Global Political Economy / WatPEG
Global Political Economy / WatPEG
The Waterloo Political Economy Group (WatPEG) brings together faculty, graduate students and researchers at the University of Waterloo, Wilfrid Laurier University, the Balsillie School and CIGI who are interested in the study of political economy. WatPEG also serves as the Balsillie School’s Global Political Economy research cluster.
WatPEG members embrace a variety of approaches to the study of international, comparative and domestic political economy. We work on issues including international trade, money and finance, transnational production and corporations, the world food system, resource politics, the links between the global economy and environmental issues, regional and global economic institutions, the rise of “emerging powers” in the world economy, global social policy, international economic diplomacy, and international development. WatPEG faculty have research expertise in a wide range of countries and regions, including East Asia, Latin America, the Middle East, Africa, Europe, and North America.
WatPEG meetings take place regularly during the academic year. The meetings provide an opportunity for faculty and graduate students in the Waterloo region to learn about cutting-edge research and to discuss political economy issues. WatPEG has also hosted a number of PhD Dissertation Workshops in Global Political Economy (see below).
If you are a graduate student or faculty member interested in finding out more about WatPEG or joining our email list, please email Madison Lee at email@example.com.
International Political Economy and COVID-19 Bibliography
WatPEG has compiled a bibliography of political economy research on the COVID-19 pandemic and its implications. The bibliography is continuously updated and the live version, hosted on Zotero, can be found at the following link:
A PDF of the sources in the bibliography (organized by topic) that was generated in January 2021 can be downloaded here:
If you know of research on the political economy of COVID-19 (including your own!) that is not listed in the bibliography, please email a link to it to us at firstname.lastname@example.org and we will consider it for inclusion. Please note that our focus is on longer pieces (peer-reviewed articles, book chapters, reports for international organizations or NGOs or think tanks, etc.) and that we do not usually cover journalism, op-eds, or blog posts.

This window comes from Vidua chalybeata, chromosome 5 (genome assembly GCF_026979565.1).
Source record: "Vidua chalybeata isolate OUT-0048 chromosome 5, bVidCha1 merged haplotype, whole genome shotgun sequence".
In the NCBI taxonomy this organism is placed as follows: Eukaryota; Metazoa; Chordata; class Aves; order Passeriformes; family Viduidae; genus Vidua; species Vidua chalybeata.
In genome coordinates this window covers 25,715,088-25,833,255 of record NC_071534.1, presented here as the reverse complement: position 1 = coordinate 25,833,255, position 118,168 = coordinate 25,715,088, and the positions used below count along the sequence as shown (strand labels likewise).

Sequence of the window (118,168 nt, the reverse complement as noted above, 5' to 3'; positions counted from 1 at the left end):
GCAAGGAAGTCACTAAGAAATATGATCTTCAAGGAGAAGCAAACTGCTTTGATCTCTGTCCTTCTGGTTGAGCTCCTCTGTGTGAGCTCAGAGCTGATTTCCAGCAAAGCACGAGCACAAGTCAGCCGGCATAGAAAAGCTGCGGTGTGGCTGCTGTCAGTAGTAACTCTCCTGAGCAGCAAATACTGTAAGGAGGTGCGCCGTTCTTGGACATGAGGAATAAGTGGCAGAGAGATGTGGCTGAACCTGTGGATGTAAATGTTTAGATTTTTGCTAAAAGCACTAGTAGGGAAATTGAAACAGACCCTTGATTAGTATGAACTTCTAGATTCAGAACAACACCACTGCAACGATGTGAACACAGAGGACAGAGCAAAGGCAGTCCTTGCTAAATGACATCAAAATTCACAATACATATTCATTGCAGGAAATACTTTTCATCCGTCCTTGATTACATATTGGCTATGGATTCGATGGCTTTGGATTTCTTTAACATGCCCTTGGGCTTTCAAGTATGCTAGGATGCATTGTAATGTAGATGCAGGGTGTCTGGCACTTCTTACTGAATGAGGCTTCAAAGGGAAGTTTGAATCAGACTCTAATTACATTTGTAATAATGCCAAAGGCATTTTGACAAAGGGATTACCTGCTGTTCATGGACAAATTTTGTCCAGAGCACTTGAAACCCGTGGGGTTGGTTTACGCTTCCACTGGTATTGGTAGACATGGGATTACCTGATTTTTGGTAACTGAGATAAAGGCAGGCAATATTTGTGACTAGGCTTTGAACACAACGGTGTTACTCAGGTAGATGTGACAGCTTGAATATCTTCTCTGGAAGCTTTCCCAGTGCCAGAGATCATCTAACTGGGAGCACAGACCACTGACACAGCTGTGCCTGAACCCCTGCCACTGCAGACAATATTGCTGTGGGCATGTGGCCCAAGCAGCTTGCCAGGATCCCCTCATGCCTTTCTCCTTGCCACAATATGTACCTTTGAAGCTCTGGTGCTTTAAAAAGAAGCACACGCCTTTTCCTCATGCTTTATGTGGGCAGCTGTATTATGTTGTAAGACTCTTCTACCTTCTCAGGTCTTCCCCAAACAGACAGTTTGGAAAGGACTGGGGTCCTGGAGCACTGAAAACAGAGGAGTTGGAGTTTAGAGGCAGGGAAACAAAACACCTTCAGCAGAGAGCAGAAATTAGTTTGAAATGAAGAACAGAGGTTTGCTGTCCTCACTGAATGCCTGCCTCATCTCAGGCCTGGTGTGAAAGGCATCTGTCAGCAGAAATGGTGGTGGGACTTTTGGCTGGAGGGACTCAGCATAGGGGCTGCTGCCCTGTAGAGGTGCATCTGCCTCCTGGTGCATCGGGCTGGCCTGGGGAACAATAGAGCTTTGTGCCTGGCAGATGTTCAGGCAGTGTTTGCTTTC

Balsillie School PhD Workshop in Global Political Economy
WatPEG and the Balsillie School have hosted six PhD Dissertation Workshops in Global Political Economy. At these workshops, doctoral students present either a dissertation proposal or a draft thesis chapter and receive comments from the other student participants and from faculty. The workshop format is designed to maximize the quality of feedback and the time available for discussion. All participants read all of the submitted papers before the workshop, and there are no oral presentations. On the first day, authors are not allowed to speak during the sessions on their papers.
The Sixth Balsillie School PhD Dissertation Workshop in Global Political Economy was held from April 28 to 30, 2021.
PhD Support Officer
Special issue: Comparative Federalism and Trade Policy: Insights from North America and Europe 33 (1). Guest Editor: Jörg Broschek.
Escaping Dystopia: Rebuilding a Public Domain, by Stephen McBride. Bristol University Press.
"Mitigating Global Fragmentation in Digital Trade Governance: A Case Study," by Douglas Lippoldt. CIGI Paper No. 270. January 2023.
"Global economic slowdown ‘to force more workers into poorly paid jobs’", by Kalyeena Makortoff. The Guardian. January 2023.
"Silences of Bretton Woods: gender inequality, racial discrimination and environmental degradation", by Eric Helleiner in Review of International Political Economy November 2022.
"On the brink: Global crises ranging from climate to economic meltdown demand radical change", by Stephen McBride. The Conversation. October 5, 2022.
"Commodification of everything’ arguments in the social sciences: Variants, specification, evaluation, critique", Derek Hall, 2022 (sagepub.com)
Whiteside, Heather. 2022. "Company colonies and historical layering: understanding the Virginia, Somers Isles, and Hudson’s Bay Companies." Review of International Political Economy.
Waldinger, M. (2022). The economic effects of long-term climate change: evidence from the Little Ice Age. Journal of Political Economy 130 (9), 000-000.
COVID-19 and Circuits of Capital: New York to China and Back“, by Rob Wallace, Alex Liebman, Luis Fernando Chaves and Rodrick Wallace
In the Aftermath of COVID-19: Policy Implications for Canada by Ann Fitz-Gerald